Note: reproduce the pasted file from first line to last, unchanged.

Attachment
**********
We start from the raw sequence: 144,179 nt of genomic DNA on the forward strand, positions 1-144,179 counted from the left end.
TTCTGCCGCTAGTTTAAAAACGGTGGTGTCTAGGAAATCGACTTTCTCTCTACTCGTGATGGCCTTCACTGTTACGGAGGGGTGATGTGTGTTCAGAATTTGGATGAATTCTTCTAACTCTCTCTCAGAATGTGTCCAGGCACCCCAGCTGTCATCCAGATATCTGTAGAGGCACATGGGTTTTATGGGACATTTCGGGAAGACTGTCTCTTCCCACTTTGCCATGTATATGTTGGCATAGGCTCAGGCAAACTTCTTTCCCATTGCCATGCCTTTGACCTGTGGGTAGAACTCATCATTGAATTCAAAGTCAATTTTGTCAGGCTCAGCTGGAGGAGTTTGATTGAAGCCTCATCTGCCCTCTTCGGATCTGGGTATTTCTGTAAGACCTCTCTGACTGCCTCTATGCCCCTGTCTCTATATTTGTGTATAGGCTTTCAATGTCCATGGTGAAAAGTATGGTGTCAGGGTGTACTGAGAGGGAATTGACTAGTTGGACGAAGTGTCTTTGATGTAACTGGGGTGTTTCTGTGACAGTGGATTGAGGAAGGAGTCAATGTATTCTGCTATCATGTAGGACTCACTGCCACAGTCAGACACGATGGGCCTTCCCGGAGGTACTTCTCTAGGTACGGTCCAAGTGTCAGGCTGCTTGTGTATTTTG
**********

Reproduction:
We start from the raw sequence: 144,179 nt of genomic DNA on the forward strand, positions 1-144,179 counted from the left end.
TTCTGCCGCTAGTTTAAAAACGGTGGTGTCTAGGAAATCGACTTTCTCTCTACTCGTGATGGCCTTCACTGTTACGGAGGGGTGATGTGTGTTCAGAATTTGGATGAATTCTTCTAACTCTCTCTCAGAATGTGTCCAGGCACCCCAGCTGTCATCCAGATATCTGTAGAGGCACATGGGTTTTATGGGACATTTCGGGAAGACTGTCTCTTCCCACTTTGCCATGTATATGTTGGCATAGGCTCAGGCAAACTTCTTTCCCATTGCCATGCCTTTGACCTGTGGGTAGAACTCATCATTGAATTCAAAGTCAATTTTGTCAGGCTCAGCTGGAGGAGTTTGATTGAAGCCTCATCTGCCCTCTTCGGATCTGGGTATTTCTGTAAGACCTCTCTGACTGCCTCTATGCCCCTGTCTCTATATTTGTGTATAGGCTTTCAATGTCCATGGTGAAAAGTATGGTGTCAGGGTGTACTGAGAGGGAATTGACTAGTTGGACGAAGTGTCTTTGATGTAACTGGGGTGTTTCTGTGACAGTGGATTGAGGAAGGAGTCAATGTATTCTGCTATCATGTAGGACTCACTGCCACAGTCAGACACGATGGGCCTTCCCGGAGGTACTTCTCTAGGTACGGTCCAAGTGTCAGGCTGCTTGTGTATTTTG